Midterm outcomes in patients undergoing endovascular repair of thoracic aortic aneurysms and penetrating atherosclerotic ulcers using the RelayPlus stent graft
J Vasc Surg
© 2020 Society for Vascular Surgery Background: The Relay Thoracic Stent-Graft with Plus Delivery System (RelayPlus; Terumo Aortic, Sunrise, Fla) was designed to handle the curvature and tortuosity of the thoracic aorta. It was approved by the Food and Drug Administration in 2012; the postapproval study was stopped early because of adequate safety and efficacy data, and no difference was identified in experienced vs first-time users of RelayPlus. The purpose of this study was to report real-world outcomes of patients with thoracic aortic aneurysms and penetrating atherosclerotic ulcers (PAUs) undergoing thoracic endovascular aortic repair (TEVAR) with RelayPlus. Methods: This is a prospective, multicenter, nonrandomized postapproval study that required the use of novice implanters in the United States. Primary and secondary end points included device-related adverse events (deployment failure, conversion to open repair, endoleaks, migration, rupture, and mortality) and major adverse events (stroke, paraplegia/paraparesis, renal failure, respiratory failure, and myocardial infarction), respectively. Continuous and categorical covariates were reported in means or medians and percentages, respectively. Kaplan-Meier survival estimates were used to report long-term TEVAR-related mortality, all-cause mortality, and reinterventions at 3 years. Results: A total of 45 patients with mean age (standard deviation [SD]) of 73.5 (±7.20) years were treated for descending thoracic fusiform aneurysm (56%) or saccular aneurysm/PAU (44%). The patients were predominantly white (80.0%) and male (68.9%). Mean (SD) proximal neck, distal neck, and lesion lengths were 38.2 (±37) mm, 42.1 (±28) mm, and 103.8 (±74) mm, respectively. Mean (SD) aneurysm, proximal neck, and distal neck diameters were 53.9 (±13) mm, 31.3 (±4) mm, and 31.7 (±6) mm, respectively. Technical success was 100%. TEVAR-related mortality at 30 days was 4.4%; two patients died postoperatively, one of shock and the second of bilateral hemispheric stroke. No patient in the study had any conversion to open repair or post-TEVAR rupture. Two patients experienced three major adverse events, which included stroke (2.2%), paraplegia (2.2%), and respiratory failure (2.2%) at 30 days. Three-year freedom from TEVAR-related mortality, all-cause mortality, and reinterventions was 95.6%, 84.0%, and 97.2%, respectively. There were two type I endoleaks at 3 years: one type IB associated with no migration or aneurysm sac increase and one type IA associated with caudal migration of proximal neck and expansion of the proximal aorta. Conclusions: The RelayPlus postapproval study reported low operative mortality and morbidity and supported use of the device as a safe and effective thoracic aortic aneurysm and PAU endovascular treatment. Early midterm follow-up showed sustained freedom from TEVAR-related mortality in real-world practice. Follow-up continues to evaluate the durability of this endograft.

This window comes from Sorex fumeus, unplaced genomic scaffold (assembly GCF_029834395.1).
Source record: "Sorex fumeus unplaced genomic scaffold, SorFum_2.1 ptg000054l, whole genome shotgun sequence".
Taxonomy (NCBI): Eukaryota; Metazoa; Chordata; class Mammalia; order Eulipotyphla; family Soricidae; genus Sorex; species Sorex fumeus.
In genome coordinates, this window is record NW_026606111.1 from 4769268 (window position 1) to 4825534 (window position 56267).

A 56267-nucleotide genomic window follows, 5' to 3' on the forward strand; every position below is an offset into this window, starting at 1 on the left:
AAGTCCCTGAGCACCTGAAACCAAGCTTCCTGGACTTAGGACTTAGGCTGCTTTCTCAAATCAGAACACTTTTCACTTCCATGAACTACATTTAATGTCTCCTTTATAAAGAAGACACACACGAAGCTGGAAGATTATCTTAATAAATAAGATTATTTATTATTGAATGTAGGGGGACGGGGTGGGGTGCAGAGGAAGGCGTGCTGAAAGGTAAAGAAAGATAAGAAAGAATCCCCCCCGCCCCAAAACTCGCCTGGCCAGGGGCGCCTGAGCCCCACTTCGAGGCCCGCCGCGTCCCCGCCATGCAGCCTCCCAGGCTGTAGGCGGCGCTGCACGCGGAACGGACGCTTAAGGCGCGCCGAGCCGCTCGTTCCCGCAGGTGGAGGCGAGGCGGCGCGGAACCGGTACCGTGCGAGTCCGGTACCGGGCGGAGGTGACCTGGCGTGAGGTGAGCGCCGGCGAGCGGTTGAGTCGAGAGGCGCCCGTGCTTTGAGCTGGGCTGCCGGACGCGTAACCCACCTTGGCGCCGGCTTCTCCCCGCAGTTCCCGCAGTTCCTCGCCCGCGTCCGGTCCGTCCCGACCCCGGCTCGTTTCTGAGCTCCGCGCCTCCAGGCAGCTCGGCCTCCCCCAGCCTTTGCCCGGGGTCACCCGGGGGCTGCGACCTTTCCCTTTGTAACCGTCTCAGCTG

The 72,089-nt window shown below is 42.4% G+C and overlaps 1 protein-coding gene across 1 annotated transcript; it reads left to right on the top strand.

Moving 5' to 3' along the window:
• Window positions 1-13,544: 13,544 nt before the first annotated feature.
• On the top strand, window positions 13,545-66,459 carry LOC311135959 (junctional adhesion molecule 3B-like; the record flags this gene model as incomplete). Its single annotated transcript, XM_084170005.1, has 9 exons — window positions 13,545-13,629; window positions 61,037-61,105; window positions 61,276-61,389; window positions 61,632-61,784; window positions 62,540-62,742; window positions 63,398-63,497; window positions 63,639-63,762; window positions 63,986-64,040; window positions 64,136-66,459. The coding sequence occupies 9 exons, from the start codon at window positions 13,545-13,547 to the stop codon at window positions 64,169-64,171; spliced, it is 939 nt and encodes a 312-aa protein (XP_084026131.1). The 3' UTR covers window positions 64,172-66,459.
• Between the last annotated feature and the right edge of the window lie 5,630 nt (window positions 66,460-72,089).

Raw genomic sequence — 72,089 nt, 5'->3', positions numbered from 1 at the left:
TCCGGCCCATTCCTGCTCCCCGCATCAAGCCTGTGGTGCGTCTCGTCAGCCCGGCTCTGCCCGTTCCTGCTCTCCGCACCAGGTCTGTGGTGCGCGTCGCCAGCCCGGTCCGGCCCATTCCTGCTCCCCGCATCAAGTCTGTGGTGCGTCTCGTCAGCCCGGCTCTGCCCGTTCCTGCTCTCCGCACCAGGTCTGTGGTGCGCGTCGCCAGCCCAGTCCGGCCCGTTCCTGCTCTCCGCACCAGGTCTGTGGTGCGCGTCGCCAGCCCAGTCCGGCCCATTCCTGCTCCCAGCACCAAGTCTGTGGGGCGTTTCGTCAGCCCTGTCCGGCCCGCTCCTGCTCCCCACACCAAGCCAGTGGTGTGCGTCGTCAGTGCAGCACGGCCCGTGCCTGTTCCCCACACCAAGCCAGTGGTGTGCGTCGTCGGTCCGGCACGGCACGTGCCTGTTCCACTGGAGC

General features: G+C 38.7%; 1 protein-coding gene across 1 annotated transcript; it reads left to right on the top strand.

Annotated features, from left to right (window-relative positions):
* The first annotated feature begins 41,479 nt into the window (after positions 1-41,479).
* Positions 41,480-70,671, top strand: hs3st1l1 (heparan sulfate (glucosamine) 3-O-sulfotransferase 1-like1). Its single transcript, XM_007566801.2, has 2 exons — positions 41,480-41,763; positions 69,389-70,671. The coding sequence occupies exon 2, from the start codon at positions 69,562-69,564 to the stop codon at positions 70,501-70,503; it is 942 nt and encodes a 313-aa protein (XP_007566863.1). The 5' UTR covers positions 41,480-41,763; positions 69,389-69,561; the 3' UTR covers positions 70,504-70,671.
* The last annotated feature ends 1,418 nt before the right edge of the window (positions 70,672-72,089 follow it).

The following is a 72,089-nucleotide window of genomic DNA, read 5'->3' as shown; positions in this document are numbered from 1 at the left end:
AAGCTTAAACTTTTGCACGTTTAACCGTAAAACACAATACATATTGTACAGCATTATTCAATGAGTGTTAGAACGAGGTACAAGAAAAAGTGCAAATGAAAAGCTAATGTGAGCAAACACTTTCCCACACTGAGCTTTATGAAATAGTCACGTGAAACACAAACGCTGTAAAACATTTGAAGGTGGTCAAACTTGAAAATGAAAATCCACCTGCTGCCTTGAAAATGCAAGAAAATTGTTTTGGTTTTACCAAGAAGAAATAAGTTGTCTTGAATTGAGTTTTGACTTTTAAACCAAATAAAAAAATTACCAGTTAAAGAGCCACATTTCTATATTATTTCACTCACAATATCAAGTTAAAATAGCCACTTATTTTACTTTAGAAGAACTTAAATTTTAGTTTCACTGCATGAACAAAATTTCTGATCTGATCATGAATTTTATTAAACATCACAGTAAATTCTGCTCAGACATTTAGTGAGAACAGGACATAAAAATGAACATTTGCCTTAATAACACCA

School of Medicine
Cardiovascular and Thoracic Surgery